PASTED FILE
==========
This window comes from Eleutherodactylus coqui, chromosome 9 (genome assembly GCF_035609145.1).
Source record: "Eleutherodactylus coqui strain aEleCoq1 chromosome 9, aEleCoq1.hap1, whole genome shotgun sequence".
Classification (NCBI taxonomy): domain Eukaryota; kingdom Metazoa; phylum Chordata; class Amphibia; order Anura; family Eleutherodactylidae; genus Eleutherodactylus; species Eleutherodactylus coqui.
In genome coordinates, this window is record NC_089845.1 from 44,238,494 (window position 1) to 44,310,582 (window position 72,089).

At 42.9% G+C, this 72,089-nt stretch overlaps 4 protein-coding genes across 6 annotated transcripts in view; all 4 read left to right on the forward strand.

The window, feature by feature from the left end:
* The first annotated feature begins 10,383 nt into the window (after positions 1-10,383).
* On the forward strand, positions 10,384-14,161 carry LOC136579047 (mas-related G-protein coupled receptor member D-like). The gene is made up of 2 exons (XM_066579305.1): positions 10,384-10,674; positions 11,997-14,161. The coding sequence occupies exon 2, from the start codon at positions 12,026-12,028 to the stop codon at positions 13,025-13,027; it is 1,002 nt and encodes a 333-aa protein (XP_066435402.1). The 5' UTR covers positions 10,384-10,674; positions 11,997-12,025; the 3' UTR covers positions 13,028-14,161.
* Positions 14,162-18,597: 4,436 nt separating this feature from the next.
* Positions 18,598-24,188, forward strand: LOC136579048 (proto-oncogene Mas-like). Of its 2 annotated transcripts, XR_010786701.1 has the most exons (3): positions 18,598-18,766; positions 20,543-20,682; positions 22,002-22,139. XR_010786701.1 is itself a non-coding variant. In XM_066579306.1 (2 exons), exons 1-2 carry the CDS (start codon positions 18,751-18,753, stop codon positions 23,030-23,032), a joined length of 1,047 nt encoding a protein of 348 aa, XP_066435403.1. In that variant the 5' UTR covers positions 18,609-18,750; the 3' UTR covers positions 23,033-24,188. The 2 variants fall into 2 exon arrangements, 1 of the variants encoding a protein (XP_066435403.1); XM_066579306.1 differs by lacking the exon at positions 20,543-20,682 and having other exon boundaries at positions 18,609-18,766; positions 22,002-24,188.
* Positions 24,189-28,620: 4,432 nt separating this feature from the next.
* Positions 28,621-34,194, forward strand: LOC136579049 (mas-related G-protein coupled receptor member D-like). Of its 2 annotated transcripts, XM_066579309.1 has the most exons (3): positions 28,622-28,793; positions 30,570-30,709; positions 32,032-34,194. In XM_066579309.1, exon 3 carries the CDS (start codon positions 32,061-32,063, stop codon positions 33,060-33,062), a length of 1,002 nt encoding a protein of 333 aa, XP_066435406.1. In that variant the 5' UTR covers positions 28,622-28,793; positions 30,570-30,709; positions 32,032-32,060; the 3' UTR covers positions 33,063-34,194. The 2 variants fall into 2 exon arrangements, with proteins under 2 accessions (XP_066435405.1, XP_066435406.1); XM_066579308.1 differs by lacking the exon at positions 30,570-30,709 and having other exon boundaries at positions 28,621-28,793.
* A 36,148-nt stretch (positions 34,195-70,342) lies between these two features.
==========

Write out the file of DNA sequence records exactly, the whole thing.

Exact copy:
This window comes from Eleutherodactylus coqui, chromosome 9 (genome assembly GCF_035609145.1).
Source record: "Eleutherodactylus coqui strain aEleCoq1 chromosome 9, aEleCoq1.hap1, whole genome shotgun sequence".
Classification (NCBI taxonomy): domain Eukaryota; kingdom Metazoa; phylum Chordata; class Amphibia; order Anura; family Eleutherodactylidae; genus Eleutherodactylus; species Eleutherodactylus coqui.
In genome coordinates, this window is record NC_089845.1 from 44,238,494 (window position 1) to 44,310,582 (window position 72,089).

At 42.9% G+C, this 72,089-nt stretch overlaps 4 protein-coding genes across 6 annotated transcripts in view; all 4 read left to right on the forward strand.

The window, feature by feature from the left end:
* The first annotated feature begins 10,383 nt into the window (after positions 1-10,383).
* On the forward strand, positions 10,384-14,161 carry LOC136579047 (mas-related G-protein coupled receptor member D-like). The gene is made up of 2 exons (XM_066579305.1): positions 10,384-10,674; positions 11,997-14,161. The coding sequence occupies exon 2, from the start codon at positions 12,026-12,028 to the stop codon at positions 13,025-13,027; it is 1,002 nt and encodes a 333-aa protein (XP_066435402.1). The 5' UTR covers positions 10,384-10,674; positions 11,997-12,025; the 3' UTR covers positions 13,028-14,161.
* Positions 14,162-18,597: 4,436 nt separating this feature from the next.
* Positions 18,598-24,188, forward strand: LOC136579048 (proto-oncogene Mas-like). Of its 2 annotated transcripts, XR_010786701.1 has the most exons (3): positions 18,598-18,766; positions 20,543-20,682; positions 22,002-22,139. XR_010786701.1 is itself a non-coding variant. In XM_066579306.1 (2 exons), exons 1-2 carry the CDS (start codon positions 18,751-18,753, stop codon positions 23,030-23,032), a joined length of 1,047 nt encoding a protein of 348 aa, XP_066435403.1. In that variant the 5' UTR covers positions 18,609-18,750; the 3' UTR covers positions 23,033-24,188. The 2 variants fall into 2 exon arrangements, 1 of the variants encoding a protein (XP_066435403.1); XM_066579306.1 differs by lacking the exon at positions 20,543-20,682 and having other exon boundaries at positions 18,609-18,766; positions 22,002-24,188.
* Positions 24,189-28,620: 4,432 nt separating this feature from the next.
* Positions 28,621-34,194, forward strand: LOC136579049 (mas-related G-protein coupled receptor member D-like). Of its 2 annotated transcripts, XM_066579309.1 has the most exons (3): positions 28,622-28,793; positions 30,570-30,709; positions 32,032-34,194. In XM_066579309.1, exon 3 carries the CDS (start codon positions 32,061-32,063, stop codon positions 33,060-33,062), a length of 1,002 nt encoding a protein of 333 aa, XP_066435406.1. In that variant the 5' UTR covers positions 28,622-28,793; positions 30,570-30,709; positions 32,032-32,060; the 3' UTR covers positions 33,063-34,194. The 2 variants fall into 2 exon arrangements, with proteins under 2 accessions (XP_066435405.1, XP_066435406.1); XM_066579308.1 differs by lacking the exon at positions 30,570-30,709 and having other exon boundaries at positions 28,621-28,793.
* A 36,148-nt stretch (positions 34,195-70,342) lies between these two features.